GYPSUM — Just because pot is legal in Colorado does not mean you can grow it on someone else’s land.
In the past week, illegal growers walked away from 3,630 marijuana plants worth as much as $8.3 million — 1,000 in Eagle County near Cottonwood Pass, south of Gypsum, and 2,630 plants near Ruedi Reservoir in Pitkin County.
A hunter trekking in the Cottonwood Pass area, south of Gypsum, found the pot plants growing on private land on Oct. 1. The hunter did not strap any of it to the hood of his truck, as hunters used to do with their quarry but instead notified the Eagle County Sheriff’s Office.
When deputies arrived, they found an elaborate irrigation system bringing life-giving fluids to the 1,000 pot plants. They also found a campsite nearby.
Deputies hid and watched for a long time, but no suspects showed up to harvest their crop. Eventually, because the plants would have to be harvested before the frost and because it has already begun to frost at night, deputies decided no one was coming to claim the makeshift pot plantation. Deputies then confiscated and destroyed all of the marijuana plants.
The landowner did not know the pot was there, the Sheriff’s Office said, and was happy when it was gone.
With perfect conditions outdoors, a mature pot plant can yield up to around 18 ounces, according to The Weed Blog.
If those 1,000 plants all yielded 18 ounces, at $196 per ounce for medium grade weed according to priceofweed.com, the growers would have yielded $352,000.
The case remains under investigation, the Sheriff’s Office said in a written statement.
Pitkin pot connection?
It’s not clear whether the Cottonwood Pass pot plantation was related to the Ruedi Reservoir reefer in Pitkin County found last week, but investigators are looking for connections, said Jessie Mosher, public information with the Eagle County Sheriff’s Office.
The Pitkin County pot plantation near Ruedi was on public land, and growers walked away from a crop worth between $6 million and $8 million, said Scott Fitzwilliams, forest supervisor with the White River National Forest.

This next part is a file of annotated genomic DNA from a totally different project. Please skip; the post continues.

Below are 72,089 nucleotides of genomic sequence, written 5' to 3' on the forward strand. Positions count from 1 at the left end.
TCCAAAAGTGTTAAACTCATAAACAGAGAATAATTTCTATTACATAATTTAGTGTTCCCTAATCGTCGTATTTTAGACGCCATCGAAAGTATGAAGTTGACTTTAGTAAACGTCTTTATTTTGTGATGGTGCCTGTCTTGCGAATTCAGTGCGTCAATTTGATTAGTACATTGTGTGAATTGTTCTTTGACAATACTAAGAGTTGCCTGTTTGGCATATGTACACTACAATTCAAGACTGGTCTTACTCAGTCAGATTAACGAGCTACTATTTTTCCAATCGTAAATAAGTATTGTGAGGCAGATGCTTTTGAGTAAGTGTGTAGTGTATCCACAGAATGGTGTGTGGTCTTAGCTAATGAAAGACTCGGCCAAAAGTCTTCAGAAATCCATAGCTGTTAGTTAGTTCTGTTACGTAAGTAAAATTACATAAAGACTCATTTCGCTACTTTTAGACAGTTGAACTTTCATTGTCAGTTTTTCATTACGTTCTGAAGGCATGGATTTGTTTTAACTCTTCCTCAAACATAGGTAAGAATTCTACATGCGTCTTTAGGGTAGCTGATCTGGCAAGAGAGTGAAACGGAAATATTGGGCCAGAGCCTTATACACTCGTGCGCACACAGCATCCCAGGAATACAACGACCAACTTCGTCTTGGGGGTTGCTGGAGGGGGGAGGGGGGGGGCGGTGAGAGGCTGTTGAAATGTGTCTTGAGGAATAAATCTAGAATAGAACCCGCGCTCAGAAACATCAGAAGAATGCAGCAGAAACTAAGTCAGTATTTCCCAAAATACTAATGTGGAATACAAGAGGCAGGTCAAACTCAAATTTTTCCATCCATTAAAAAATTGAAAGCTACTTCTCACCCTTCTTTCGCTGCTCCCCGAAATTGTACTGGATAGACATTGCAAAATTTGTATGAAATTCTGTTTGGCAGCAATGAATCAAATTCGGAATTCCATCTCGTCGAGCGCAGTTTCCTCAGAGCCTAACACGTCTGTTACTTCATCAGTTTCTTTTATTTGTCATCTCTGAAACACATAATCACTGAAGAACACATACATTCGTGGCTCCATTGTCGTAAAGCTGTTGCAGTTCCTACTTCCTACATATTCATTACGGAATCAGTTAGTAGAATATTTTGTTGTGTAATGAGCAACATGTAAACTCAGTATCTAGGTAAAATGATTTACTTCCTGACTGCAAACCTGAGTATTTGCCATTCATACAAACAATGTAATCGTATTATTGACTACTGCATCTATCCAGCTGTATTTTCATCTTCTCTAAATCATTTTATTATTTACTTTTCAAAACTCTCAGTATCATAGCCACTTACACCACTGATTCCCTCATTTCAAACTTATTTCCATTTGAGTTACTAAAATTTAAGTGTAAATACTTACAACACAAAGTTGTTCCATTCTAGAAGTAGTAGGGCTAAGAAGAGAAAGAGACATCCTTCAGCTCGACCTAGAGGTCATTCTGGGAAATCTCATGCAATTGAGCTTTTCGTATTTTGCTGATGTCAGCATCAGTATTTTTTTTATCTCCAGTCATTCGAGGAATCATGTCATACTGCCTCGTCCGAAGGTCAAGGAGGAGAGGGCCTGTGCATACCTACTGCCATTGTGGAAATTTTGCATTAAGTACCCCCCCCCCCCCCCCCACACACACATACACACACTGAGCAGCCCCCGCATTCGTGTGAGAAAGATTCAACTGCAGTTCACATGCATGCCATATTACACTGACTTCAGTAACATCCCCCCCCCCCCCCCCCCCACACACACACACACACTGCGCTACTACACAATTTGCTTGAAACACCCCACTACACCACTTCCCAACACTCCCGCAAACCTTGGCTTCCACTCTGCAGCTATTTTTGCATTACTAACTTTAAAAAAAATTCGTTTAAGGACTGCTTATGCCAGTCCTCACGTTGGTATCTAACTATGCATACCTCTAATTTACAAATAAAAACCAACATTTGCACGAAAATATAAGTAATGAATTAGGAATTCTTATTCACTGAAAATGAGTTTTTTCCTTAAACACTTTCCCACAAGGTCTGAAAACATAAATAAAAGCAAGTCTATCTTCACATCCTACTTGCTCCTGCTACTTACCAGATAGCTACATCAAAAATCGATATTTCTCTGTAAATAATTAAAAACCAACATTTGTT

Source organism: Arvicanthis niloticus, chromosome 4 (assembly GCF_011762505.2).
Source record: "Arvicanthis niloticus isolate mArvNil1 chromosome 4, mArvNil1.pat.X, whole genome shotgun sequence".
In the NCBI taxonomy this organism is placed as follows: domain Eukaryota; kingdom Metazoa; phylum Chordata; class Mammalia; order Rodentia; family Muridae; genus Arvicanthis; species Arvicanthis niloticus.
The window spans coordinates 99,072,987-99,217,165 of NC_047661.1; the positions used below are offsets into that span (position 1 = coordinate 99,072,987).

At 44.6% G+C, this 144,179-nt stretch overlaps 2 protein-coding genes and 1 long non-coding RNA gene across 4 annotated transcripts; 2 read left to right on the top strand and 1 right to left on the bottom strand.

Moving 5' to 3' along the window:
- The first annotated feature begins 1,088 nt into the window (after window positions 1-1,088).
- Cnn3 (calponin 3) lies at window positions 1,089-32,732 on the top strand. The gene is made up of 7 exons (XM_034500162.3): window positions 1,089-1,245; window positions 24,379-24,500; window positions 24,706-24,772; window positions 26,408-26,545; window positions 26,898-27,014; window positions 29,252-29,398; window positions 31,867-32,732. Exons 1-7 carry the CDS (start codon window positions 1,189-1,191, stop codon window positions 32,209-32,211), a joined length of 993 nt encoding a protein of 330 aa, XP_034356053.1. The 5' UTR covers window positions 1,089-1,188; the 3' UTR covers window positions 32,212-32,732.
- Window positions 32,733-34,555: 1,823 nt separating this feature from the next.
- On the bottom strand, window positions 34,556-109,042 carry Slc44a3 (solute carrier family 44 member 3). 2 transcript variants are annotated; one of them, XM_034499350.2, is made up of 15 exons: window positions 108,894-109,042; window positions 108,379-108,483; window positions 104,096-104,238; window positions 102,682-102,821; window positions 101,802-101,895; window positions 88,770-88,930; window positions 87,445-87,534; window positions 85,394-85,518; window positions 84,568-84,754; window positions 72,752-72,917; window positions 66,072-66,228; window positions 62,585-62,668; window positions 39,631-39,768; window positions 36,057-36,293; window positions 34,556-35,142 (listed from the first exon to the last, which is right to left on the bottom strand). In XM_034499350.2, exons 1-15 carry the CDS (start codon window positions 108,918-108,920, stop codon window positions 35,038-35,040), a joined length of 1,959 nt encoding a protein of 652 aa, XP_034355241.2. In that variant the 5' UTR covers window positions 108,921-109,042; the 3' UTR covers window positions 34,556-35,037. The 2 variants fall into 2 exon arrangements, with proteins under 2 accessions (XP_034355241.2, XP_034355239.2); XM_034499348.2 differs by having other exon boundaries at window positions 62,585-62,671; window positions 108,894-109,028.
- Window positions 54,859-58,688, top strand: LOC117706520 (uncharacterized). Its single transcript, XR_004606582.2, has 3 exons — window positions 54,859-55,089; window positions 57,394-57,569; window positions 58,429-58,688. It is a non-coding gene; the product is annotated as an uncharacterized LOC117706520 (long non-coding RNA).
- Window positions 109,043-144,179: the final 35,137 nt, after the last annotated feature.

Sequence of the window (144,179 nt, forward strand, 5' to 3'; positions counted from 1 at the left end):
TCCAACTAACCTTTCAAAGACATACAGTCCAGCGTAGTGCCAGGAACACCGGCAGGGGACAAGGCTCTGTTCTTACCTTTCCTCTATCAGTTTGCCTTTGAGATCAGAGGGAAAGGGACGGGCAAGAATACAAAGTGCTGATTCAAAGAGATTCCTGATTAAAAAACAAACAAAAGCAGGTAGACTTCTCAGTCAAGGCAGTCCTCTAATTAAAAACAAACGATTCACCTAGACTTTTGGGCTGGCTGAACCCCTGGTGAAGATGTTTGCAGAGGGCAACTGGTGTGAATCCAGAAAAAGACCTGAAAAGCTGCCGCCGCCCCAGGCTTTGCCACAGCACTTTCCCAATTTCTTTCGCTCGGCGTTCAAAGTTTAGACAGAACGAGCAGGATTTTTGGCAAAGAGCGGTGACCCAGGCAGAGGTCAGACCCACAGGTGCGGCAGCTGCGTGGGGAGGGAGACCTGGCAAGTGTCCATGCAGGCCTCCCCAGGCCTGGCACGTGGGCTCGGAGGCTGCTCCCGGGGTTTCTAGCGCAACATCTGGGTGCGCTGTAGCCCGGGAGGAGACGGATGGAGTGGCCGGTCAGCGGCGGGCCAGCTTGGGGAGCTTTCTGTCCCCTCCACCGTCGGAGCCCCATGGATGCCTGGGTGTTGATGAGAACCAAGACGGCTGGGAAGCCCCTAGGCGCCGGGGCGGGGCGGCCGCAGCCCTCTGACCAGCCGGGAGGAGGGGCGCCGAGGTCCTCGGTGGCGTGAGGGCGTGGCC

Forest Service workers pulled 2,630 plants out of the ground and destroyed them.
That site was also found by hunters, Fitzwilliams said.
That growing operation was simple but effective, Fitzwilliams said. A “check dam” on a nearby creek created a water source for irrigation. A gravity-fed piping system delivered water to the site.
The pot plants, which were up to 6 feet tall, were growing in three or four clumps in natural clearings between subalpine fir and aspen trees in an area smaller than 2 acres, Fitzwilliams said.
The Forest Service is keeping the exact location under wraps while it finishes its investigation.
In September 2013, an illegal operation worth more than $8 million was found near Hayes Creek in the Redstone area. Forest Service officials yanked 3,375 marijuana plants out of the ground.
Since 2009, 34 illegal marijuana grow sites and more than 65,000 marijuana plants have been eradicated from national forests in Colorado.
The agency estimates the plants produce an average of 1 pound of marijuana per plant.
While Colorado voters approved use of recreational marijuana, the federal government still views pot as illegal, the agency said in a statement.
Staff Writer Randy Wyrick can be reached at 970-748-2935 and email@example.com.